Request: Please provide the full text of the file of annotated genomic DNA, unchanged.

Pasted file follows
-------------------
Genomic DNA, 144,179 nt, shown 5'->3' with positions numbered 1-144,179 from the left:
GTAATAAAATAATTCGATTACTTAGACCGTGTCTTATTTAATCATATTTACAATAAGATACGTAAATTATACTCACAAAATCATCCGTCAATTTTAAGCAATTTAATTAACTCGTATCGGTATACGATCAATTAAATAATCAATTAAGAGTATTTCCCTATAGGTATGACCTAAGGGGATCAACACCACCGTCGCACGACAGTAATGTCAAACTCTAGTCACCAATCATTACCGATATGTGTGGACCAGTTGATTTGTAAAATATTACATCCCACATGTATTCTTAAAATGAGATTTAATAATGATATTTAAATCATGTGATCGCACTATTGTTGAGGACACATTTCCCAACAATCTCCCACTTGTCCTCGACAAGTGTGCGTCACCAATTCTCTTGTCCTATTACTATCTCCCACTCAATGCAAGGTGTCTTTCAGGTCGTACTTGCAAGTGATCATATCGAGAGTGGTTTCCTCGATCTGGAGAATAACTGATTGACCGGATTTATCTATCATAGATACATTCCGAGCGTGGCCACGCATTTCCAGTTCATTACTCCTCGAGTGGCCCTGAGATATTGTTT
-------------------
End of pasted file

Genomic DNA, 144,179 nt, shown 5'->3' with positions numbered 1-144,179 from the left:
GTAATAAAATAATTCGATTACTTAGACCGTGTCTTATTTAATCATATTTACAATAAGATACGTAAATTATACTCACAAAATCATCCGTCAATTTTAAGCAATTTAATTAACTCGTATCGGTATACGATCAATTAAATAATCAATTAAGAGTATTTCCCTATAGGTATGACCTAAGGGGATCAACACCACCGTCGCACGACAGTAATGTCAAACTCTAGTCACCAATCATTACCGATATGTGTGGACCAGTTGATTTGTAAAATATTACATCCCACATGTATTCTTAAAATGAGATTTAATAATGATATTTAAATCATGTGATCGCACTATTGTTGAGGACACATTTCCCAACAATCTCCCACTTGTCCTCGACAAGTGTGCGTCACCAATTCTCTTGTCCTATTACTATCTCCCACTCAATGCAAGGTGTCTTTCAGGTCGTACTTGCAAGTGATCATATCGAGAGTGGTTTCCTCGATCTGGAGAATAACTGATTGACCGGATTTATCTATCATAGATACATTCCGAGCGTGGCCACGCATTTCCAGTTCATTACTCCTCGAGTGGCCCTGAGATATTGTTT